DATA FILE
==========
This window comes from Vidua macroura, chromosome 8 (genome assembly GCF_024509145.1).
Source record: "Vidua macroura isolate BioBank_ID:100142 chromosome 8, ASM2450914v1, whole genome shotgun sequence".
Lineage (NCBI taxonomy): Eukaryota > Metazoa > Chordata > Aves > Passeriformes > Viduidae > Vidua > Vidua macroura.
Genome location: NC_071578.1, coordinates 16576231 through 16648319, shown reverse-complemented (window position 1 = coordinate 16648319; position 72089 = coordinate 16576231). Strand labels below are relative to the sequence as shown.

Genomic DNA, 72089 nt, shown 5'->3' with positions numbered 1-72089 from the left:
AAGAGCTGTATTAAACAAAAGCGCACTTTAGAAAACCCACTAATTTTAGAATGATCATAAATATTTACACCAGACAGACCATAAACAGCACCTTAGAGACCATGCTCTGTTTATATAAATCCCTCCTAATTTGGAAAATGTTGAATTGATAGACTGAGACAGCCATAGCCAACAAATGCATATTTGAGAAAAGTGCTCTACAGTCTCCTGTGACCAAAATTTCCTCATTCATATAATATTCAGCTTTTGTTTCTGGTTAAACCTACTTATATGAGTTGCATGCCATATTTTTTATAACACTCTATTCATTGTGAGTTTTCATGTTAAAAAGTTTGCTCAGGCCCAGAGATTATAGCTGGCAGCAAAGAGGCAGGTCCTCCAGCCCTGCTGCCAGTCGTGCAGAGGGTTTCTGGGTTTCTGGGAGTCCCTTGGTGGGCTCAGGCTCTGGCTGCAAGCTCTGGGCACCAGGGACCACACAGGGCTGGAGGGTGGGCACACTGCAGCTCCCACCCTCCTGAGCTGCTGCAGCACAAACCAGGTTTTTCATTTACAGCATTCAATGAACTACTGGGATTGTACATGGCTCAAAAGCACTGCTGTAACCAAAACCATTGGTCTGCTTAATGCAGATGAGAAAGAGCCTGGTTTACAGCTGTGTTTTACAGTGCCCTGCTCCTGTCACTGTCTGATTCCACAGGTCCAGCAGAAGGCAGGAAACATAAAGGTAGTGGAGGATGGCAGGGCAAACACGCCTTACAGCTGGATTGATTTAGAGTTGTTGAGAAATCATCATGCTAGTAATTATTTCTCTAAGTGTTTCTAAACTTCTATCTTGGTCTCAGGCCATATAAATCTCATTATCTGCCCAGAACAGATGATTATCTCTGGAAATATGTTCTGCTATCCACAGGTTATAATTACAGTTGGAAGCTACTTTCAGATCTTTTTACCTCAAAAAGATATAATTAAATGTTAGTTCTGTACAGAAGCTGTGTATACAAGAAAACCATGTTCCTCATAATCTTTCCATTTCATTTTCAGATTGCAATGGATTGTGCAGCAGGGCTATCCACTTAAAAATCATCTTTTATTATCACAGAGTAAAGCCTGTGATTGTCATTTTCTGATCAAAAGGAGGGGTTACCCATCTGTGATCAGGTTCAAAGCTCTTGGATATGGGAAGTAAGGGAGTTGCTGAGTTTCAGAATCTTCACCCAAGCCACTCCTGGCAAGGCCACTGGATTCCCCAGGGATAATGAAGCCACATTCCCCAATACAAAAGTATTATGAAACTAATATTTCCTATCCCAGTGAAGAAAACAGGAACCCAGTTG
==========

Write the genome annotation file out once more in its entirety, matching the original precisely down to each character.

This window comes from Vidua macroura, chromosome 8 (genome assembly GCF_024509145.1).
Source record: "Vidua macroura isolate BioBank_ID:100142 chromosome 8, ASM2450914v1, whole genome shotgun sequence".
Lineage (NCBI taxonomy): Eukaryota > Metazoa > Chordata > Aves > Passeriformes > Viduidae > Vidua > Vidua macroura.
Genome location: NC_071578.1, coordinates 16576231 through 16648319, shown reverse-complemented (window position 1 = coordinate 16648319; position 72089 = coordinate 16576231). Strand labels below are relative to the sequence as shown.

Genomic DNA, 72089 nt, shown 5'->3' with positions numbered 1-72089 from the left:
AAGAGCTGTATTAAACAAAAGCGCACTTTAGAAAACCCACTAATTTTAGAATGATCATAAATATTTACACCAGACAGACCATAAACAGCACCTTAGAGACCATGCTCTGTTTATATAAATCCCTCCTAATTTGGAAAATGTTGAATTGATAGACTGAGACAGCCATAGCCAACAAATGCATATTTGAGAAAAGTGCTCTACAGTCTCCTGTGACCAAAATTTCCTCATTCATATAATATTCAGCTTTTGTTTCTGGTTAAACCTACTTATATGAGTTGCATGCCATATTTTTTATAACACTCTATTCATTGTGAGTTTTCATGTTAAAAAGTTTGCTCAGGCCCAGAGATTATAGCTGGCAGCAAAGAGGCAGGTCCTCCAGCCCTGCTGCCAGTCGTGCAGAGGGTTTCTGGGTTTCTGGGAGTCCCTTGGTGGGCTCAGGCTCTGGCTGCAAGCTCTGGGCACCAGGGACCACACAGGGCTGGAGGGTGGGCACACTGCAGCTCCCACCCTCCTGAGCTGCTGCAGCACAAACCAGGTTTTTCATTTACAGCATTCAATGAACTACTGGGATTGTACATGGCTCAAAAGCACTGCTGTAACCAAAACCATTGGTCTGCTTAATGCAGATGAGAAAGAGCCTGGTTTACAGCTGTGTTTTACAGTGCCCTGCTCCTGTCACTGTCTGATTCCACAGGTCCAGCAGAAGGCAGGAAACATAAAGGTAGTGGAGGATGGCAGGGCAAACACGCCTTACAGCTGGATTGATTTAGAGTTGTTGAGAAATCATCATGCTAGTAATTATTTCTCTAAGTGTTTCTAAACTTCTATCTTGGTCTCAGGCCATATAAATCTCATTATCTGCCCAGAACAGATGATTATCTCTGGAAATATGTTCTGCTATCCACAGGTTATAATTACAGTTGGAAGCTACTTTCAGATCTTTTTACCTCAAAAAGATATAATTAAATGTTAGTTCTGTACAGAAGCTGTGTATACAAGAAAACCATGTTCCTCATAATCTTTCCATTTCATTTTCAGATTGCAATGGATTGTGCAGCAGGGCTATCCACTTAAAAATCATCTTTTATTATCACAGAGTAAAGCCTGTGATTGTCATTTTCTGATCAAAAGGAGGGGTTACCCATCTGTGATCAGGTTCAAAGCTCTTGGATATGGGAAGTAAGGGAGTTGCTGAGTTTCAGAATCTTCACCCAAGCCACTCCTGGCAAGGCCACTGGATTCCCCAGGGATAATGAAGCCACATTCCCCAATACAAAAGTATTATGAAACTAATATTTCCTATCCCAGTGAAGAAAACAGGAACCCAGTTG